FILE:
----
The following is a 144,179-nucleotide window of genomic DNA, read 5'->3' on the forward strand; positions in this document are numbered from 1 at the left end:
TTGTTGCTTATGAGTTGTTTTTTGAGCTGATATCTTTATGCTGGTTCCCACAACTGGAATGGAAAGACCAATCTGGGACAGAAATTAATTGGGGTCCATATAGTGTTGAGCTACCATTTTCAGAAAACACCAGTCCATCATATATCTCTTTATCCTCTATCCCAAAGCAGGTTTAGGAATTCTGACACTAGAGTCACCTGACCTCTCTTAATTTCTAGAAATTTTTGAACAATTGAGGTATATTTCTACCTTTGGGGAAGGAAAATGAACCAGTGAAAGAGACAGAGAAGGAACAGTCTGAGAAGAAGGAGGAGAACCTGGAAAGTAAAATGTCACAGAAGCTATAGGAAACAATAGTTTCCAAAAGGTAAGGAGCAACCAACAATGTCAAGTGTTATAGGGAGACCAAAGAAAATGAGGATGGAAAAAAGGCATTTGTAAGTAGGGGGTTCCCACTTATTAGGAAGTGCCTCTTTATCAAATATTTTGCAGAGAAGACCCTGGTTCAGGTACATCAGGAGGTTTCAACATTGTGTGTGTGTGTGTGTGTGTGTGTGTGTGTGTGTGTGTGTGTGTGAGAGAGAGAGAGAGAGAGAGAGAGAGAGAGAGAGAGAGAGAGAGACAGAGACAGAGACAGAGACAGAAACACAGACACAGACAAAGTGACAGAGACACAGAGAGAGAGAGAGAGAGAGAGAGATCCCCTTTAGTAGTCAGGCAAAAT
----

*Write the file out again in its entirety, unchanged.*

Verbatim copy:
The following is a 144,179-nucleotide window of genomic DNA, read 5'->3' on the forward strand; positions in this document are numbered from 1 at the left end:
TTGTTGCTTATGAGTTGTTTTTTGAGCTGATATCTTTATGCTGGTTCCCACAACTGGAATGGAAAGACCAATCTGGGACAGAAATTAATTGGGGTCCATATAGTGTTGAGCTACCATTTTCAGAAAACACCAGTCCATCATATATCTCTTTATCCTCTATCCCAAAGCAGGTTTAGGAATTCTGACACTAGAGTCACCTGACCTCTCTTAATTTCTAGAAATTTTTGAACAATTGAGGTATATTTCTACCTTTGGGGAAGGAAAATGAACCAGTGAAAGAGACAGAGAAGGAACAGTCTGAGAAGAAGGAGGAGAACCTGGAAAGTAAAATGTCACAGAAGCTATAGGAAACAATAGTTTCCAAAAGGTAAGGAGCAACCAACAATGTCAAGTGTTATAGGGAGACCAAAGAAAATGAGGATGGAAAAAAGGCATTTGTAAGTAGGGGGTTCCCACTTATTAGGAAGTGCCTCTTTATCAAATATTTTGCAGAGAAGACCCTGGTTCAGGTACATCAGGAGGTTTCAACATTGTGTGTGTGTGTGTGTGTGTGTGTGTGTGTGTGTGTGTGTGTGTGAGAGAGAGAGAGAGAGAGAGAGAGAGAGAGAGAGAGAGAGAGAGACAGAGACAGAGACAGAGACAGAAACACAGACACAGACAAAGTGACAGAGACACAGAGAGAGAGAGAGAGAGAGAGAGATCCCCTTTAGTAGTCAGGCAAAAT